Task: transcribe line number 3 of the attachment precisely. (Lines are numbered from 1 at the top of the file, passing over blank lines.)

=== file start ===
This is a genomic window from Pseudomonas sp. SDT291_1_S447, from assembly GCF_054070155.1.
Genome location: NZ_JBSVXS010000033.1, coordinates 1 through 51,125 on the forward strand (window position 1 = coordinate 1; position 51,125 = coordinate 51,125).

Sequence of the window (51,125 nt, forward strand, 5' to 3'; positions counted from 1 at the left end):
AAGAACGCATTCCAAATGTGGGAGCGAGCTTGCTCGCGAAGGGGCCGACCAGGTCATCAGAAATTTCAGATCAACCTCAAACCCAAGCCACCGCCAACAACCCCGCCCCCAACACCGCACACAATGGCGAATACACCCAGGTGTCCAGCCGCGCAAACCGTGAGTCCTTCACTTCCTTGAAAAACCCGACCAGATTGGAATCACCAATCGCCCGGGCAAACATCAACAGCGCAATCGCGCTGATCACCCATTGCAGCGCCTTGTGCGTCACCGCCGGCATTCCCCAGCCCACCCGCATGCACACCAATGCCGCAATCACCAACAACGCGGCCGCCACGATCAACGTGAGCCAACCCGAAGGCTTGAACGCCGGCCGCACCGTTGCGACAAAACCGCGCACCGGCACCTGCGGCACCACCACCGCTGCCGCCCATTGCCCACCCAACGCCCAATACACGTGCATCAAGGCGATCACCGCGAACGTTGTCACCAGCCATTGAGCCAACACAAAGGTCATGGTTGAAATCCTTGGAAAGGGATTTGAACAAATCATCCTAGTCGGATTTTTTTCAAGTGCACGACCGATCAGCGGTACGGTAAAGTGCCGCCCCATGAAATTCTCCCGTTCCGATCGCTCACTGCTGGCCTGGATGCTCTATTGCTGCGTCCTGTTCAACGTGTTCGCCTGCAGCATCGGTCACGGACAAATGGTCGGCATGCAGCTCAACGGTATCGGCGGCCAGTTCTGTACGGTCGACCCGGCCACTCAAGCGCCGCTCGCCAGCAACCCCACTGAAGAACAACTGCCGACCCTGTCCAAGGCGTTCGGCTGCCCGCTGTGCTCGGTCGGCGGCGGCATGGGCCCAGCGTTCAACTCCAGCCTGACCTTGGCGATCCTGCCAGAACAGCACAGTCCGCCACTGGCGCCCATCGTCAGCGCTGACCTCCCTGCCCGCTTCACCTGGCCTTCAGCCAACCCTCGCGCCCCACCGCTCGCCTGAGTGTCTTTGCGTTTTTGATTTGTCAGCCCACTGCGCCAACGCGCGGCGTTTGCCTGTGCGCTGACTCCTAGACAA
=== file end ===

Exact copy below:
Sequence of the window (51,125 nt, forward strand, 5' to 3'; positions counted from 1 at the left end):